Let’s Misbehave! A celebration of the songbook of Cole Porter

David Benedict, based on the songs of Cole Porter
Salisbury Playhouse Salberg Studio
(2011)

Lets Misbehave, Salisbury Playhouse

Melody, movement and melancholy. It’s a recipe that has delighted patrons in the Salberg Studio at Salisbury Playhouse for the past four years or so, complementing the raucous rough and tumble of traditional pantomime in the main house with sober, sentimental sophistication in mature mode.

Much, as musical director and accompanist Glyn Kerslake points out in his introduction, has to do with the minor key.

So much of contemporary American Broadway melody is written this way that piquancy becomes the dominant theme. By no means all is sad—though much is. But throughout the flavour, as well as the content, is of nostalgia.

Principal soloists are Liza Pulman, whose light soprano often lifts the sombre tone of many Porter melodies, and Ian McLarnon, a tenor with a real flair for this genre.

Kerslake contributes with a baritone which adds variety to many of the numbers.

And Simon Green, who once again directs proceedings, ensures with writer David Benedict an almost seamless movement through tunes of yesteryear.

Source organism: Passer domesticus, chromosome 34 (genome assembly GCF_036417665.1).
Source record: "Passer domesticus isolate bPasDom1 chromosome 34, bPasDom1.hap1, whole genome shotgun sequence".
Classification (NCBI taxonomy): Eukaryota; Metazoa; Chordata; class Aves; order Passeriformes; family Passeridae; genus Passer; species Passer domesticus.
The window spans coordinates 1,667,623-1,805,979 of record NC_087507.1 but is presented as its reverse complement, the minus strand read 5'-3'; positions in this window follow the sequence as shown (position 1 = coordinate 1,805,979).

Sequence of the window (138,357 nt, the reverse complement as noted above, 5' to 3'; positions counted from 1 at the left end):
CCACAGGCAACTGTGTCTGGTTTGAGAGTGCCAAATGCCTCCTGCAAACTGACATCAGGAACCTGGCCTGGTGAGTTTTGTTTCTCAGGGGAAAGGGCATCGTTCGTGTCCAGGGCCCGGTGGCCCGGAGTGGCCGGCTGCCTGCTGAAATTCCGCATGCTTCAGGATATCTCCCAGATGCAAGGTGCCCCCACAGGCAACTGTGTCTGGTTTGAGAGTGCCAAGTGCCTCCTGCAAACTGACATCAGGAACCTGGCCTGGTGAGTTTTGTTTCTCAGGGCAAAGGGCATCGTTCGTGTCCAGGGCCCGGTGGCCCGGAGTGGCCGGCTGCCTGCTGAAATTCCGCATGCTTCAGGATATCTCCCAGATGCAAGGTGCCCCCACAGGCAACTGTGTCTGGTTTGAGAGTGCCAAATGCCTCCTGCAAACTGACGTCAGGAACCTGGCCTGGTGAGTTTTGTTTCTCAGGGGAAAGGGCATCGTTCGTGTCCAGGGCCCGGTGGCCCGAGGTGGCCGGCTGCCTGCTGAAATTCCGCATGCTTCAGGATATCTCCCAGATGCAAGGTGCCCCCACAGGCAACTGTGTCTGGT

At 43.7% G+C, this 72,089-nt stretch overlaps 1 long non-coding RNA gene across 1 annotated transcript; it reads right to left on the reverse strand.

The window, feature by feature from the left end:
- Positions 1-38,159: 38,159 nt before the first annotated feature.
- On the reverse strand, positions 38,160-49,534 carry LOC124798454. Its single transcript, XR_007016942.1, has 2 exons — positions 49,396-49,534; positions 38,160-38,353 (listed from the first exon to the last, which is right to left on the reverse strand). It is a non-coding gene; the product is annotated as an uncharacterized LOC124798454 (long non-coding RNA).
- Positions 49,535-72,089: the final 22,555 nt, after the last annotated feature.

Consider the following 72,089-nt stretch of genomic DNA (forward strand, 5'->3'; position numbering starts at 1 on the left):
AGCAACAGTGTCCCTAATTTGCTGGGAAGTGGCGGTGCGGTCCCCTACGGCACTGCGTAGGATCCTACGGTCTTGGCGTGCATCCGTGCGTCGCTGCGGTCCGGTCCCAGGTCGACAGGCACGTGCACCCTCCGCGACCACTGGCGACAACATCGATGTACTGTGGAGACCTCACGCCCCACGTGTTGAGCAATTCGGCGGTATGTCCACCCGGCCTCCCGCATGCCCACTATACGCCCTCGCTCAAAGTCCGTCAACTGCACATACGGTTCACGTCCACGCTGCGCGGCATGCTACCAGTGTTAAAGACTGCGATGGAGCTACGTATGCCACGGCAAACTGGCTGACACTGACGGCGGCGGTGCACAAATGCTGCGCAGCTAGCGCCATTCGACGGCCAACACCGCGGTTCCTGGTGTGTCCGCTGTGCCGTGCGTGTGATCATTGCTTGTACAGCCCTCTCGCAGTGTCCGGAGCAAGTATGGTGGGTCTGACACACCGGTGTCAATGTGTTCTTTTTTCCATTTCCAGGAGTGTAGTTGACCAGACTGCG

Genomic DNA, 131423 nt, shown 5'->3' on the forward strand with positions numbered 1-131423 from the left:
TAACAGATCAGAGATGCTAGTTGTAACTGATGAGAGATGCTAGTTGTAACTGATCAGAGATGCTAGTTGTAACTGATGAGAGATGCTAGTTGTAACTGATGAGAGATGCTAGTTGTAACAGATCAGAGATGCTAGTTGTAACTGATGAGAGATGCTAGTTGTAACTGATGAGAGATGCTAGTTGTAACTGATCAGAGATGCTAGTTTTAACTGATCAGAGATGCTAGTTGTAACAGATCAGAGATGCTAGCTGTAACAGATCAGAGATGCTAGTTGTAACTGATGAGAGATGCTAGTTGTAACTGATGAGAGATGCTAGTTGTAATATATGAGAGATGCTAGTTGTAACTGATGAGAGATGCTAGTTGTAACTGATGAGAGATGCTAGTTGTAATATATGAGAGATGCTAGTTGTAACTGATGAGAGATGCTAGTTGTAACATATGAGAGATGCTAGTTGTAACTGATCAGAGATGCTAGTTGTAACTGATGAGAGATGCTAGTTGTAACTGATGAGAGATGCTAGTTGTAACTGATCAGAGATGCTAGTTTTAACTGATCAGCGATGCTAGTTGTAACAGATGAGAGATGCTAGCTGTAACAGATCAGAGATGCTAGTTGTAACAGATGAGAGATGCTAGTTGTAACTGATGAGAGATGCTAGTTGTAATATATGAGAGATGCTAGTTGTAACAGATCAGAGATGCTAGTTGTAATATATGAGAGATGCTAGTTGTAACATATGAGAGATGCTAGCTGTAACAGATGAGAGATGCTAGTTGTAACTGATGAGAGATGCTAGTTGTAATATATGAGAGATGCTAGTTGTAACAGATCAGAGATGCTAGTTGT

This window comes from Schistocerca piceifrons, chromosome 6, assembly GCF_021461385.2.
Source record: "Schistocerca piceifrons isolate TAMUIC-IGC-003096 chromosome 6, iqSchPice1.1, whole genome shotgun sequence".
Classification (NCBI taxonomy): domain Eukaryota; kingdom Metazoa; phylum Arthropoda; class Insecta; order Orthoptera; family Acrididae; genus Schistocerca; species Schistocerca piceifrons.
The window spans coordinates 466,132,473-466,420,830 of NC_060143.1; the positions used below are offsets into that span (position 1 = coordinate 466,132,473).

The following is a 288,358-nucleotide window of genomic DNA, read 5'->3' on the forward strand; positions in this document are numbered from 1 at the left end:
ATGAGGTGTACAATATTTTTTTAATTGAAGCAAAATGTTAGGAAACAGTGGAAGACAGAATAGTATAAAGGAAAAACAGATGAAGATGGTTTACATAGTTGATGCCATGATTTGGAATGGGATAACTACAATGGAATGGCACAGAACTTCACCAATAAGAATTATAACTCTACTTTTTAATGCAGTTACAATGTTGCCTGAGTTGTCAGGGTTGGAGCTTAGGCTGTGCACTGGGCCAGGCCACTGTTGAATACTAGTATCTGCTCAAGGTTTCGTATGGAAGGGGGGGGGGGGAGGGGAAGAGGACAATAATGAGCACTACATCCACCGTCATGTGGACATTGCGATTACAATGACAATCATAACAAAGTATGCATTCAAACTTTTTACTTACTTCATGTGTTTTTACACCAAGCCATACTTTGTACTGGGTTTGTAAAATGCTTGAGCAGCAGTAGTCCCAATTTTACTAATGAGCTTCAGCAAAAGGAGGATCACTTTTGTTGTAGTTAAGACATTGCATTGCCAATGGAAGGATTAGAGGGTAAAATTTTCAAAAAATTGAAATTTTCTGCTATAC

After an opening medley including the title song from Anything Goes, the singers move easily through recollections of such once hit-shows as Gay Divorce (‘Night and Day’) Paris (‘Lets Do it’) and Nymph Errant from which Liza Pulman contributes the memorable anatomical dictionary, ‘The Physician’.

And from Hi Diddle Diddle McLarnon sings Porter’s bet-winning number with the impossible title: ‘Miss Otis Regrets’.

The first-half ends with a lively selection from Porter’s most famous musical Kiss Me Kate.

Second half gems include ‘Do I Love You’ (Dubarry Was a Lady), an Anything Goes medley, ‘I Concentrate on You’ (Broadway Melody) and the entertainment finishes on the brilliant notes of a selection from High Society including that now-legendary piece of film nostalgia immortalised by Bing Crosby and Grace Kelly ‘True Love’.

Nor do they forget to sing softly that memorable Porter song ‘Ev’ry Time we say Goodbye’ (Seven Lively Arts).

Sad to reflect that as a result of Porter’s urge to put his music first and the librettist nowhere, most of his work survives only in the tunes—or is it?

Let’s Misbehave continues in the Salberg Studio until 14th January.

Reviewer: Kevin Catchpole